Daryl Maguire could be prosecuted for ‘giving false or misleading evidence’, ICAC finds

By Shannon Jenkins

March 23, 2021

Daryl Maguire arrives at the ICAC hearing in Sydney, October 16, 2020
Daryl Maguire arrives at the ICAC hearing in Sydney, October 16, 2020. (AAP Image/Dean Lewins)

The New South Wales corruption watchdog has suggested that former Wagga Wagga MP Daryl Maguire may be prosecuted along with former Canterbury City Council officials, in corruption findings released on Monday.

In its report on Operation Dasha, the Independent Commission Against Corruption (ICAC) has found former council officials Michael Hawatt, Pierre Azzi, and Spiro Stavis engaged in “serious corrupt conduct by dishonestly and partially exercising their official functions through misusing their positions in relation to planning proposals and applications at the council”.

The ex councillors, Hawatt and Azzi, had pressured then general manager Jim Montague to engage in corrupt conduct by appointing Stavis as director of city planning, and had shown Stavis the job interview questions in advance, ICAC found.

“They failed to disclose their relationships with developers when exercising their official functions to vote in favour of certain development applications and modifications to development consents,” ICAC said in a statement.

“Mr Hawatt also misused his position as a councillor to act favourably in relation to development applications involving two properties in which his daughter and son-in-law had a pecuniary interest.”

According to ICAC, Stavis misused his position to influence the outcome of a development application for his neighbour’s property. He also influenced a consultant to prepare a report for a planning proposal for a development in Punchbowl to favour the developer’s interests, and removed material that was critical of that planning proposal from a draft report to the council’s City Development Committee.

READ MORE: ICAC: Maguire admits to monetising public office in ‘cash for visas’ scheme

The corrupt conduct had occurred from 2014 to 2016. The report said advice should be obtained from the Director of Public Prosecutions in regard to the prosecution of Hawatt, Azzi, and Stavis, developers Charbel Demian and Marwan Chanine, and Maguire.

The disgraced former MP could be prosecuted for two offences, for “giving false or misleading evidence at the public inquiry” on July 13, 2018, ICAC said.

In 2016, Maguire and Hawatt had attempted to obtain a commission fee through the sale of a site in Campsie — known as Harrison’s — by making introductions to another possible purchaser, Country Garden Australia. He was representing Wagga Wagga at the time.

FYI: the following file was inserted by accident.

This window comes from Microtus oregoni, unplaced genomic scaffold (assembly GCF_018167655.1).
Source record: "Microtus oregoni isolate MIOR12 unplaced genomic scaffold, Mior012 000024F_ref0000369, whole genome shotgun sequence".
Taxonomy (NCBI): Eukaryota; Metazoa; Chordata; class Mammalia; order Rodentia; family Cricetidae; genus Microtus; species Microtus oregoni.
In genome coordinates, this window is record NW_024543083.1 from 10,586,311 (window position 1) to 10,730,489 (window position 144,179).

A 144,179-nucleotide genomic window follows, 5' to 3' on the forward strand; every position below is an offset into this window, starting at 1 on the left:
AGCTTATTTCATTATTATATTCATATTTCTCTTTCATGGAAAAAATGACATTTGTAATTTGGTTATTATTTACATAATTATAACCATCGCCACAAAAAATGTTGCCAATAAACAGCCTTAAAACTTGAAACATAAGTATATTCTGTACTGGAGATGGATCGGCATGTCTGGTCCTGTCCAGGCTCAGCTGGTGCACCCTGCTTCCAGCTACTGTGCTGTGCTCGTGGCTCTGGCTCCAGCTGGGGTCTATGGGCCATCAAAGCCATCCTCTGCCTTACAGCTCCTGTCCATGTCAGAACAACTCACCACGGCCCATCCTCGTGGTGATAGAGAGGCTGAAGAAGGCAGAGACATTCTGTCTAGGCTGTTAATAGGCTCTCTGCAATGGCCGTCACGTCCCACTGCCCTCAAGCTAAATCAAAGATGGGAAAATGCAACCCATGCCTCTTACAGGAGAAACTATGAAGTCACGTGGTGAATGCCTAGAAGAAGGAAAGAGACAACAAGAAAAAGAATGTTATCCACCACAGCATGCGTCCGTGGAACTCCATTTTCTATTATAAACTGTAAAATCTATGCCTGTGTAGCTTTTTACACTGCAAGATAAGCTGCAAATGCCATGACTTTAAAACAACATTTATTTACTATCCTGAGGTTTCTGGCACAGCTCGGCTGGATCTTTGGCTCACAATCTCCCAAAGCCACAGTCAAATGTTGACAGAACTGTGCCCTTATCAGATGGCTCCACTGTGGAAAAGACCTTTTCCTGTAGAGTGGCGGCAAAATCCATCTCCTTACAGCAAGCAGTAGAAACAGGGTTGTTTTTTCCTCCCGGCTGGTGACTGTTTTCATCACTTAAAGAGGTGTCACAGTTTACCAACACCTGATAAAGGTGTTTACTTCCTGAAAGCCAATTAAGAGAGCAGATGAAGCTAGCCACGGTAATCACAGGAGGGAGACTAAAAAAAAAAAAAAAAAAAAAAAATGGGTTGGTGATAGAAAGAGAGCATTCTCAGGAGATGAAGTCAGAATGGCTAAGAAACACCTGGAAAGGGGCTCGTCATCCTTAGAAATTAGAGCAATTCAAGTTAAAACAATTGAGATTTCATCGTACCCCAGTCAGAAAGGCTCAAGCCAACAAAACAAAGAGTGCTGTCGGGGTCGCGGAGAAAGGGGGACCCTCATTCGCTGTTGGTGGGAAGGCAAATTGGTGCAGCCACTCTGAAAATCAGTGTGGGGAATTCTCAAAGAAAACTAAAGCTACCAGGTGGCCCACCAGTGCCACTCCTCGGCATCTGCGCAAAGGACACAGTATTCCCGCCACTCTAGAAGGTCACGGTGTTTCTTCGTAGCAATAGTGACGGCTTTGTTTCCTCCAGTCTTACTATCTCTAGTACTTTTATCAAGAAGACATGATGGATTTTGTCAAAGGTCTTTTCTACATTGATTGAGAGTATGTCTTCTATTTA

In his evidence to ICAC, Maguire “initially denied that he had ever attempted to do business with Mr Hawatt or that Mr Hawatt had ever attempted to do business with him”, the report said.

“He denied, in 2016, approaching Mr Hawatt with a view to making money out of a business. Mr Maguire also told the commission that he did look for potential development opportunities for Country Garden Australia, but this was only because he had a friend who worked there. As will be seen, this evidence was not truthful,” it said.

The findings have come less than six months after a corruption investigation revealed that Maguire had a close personal relationship with NSW Premier Gladys Berejiklian.

READ MORE: Tapped phones, Berejiklian and the disgraced pollie: How ICAC drove the NSW government into crisis

There were a number of factors that had contributed to corruption at Canterbury City Council, ICAC concluded.

“Corrupt planning decisions at the council were a consequence of both underlying integrity issues and poor controls, and a NSW planning system that lacks effective anti-corruption safeguards,” it said.

ICAC said the NSW Department of Planning, Industry and Environment (DPIE) had failed to properly oversee the making and amendment of local environmental plans. It also criticised the weak regulation of lobbying in the local government sector, as well as the “poor recordkeeping of senior staff at the council”.

The commission has made 23 recommendations, including that the state government amends the Lobbying of Government Officials Act 2011 to ensure all provisions apply to local government.

The DPIE should establish a clear process to ensure guidelines for councils on varying development standards are “subject to regular review and can accommodate advice or changes arising from decisions of the NSW courts”, and should set up a program of regular risk-based auditing of council processes relating to the making of local environmental plan amendments to “help provide assurance”.

READ MORE: ICAC’s warning for senior NSW officials: how the modern workplace is incentivising misconduct


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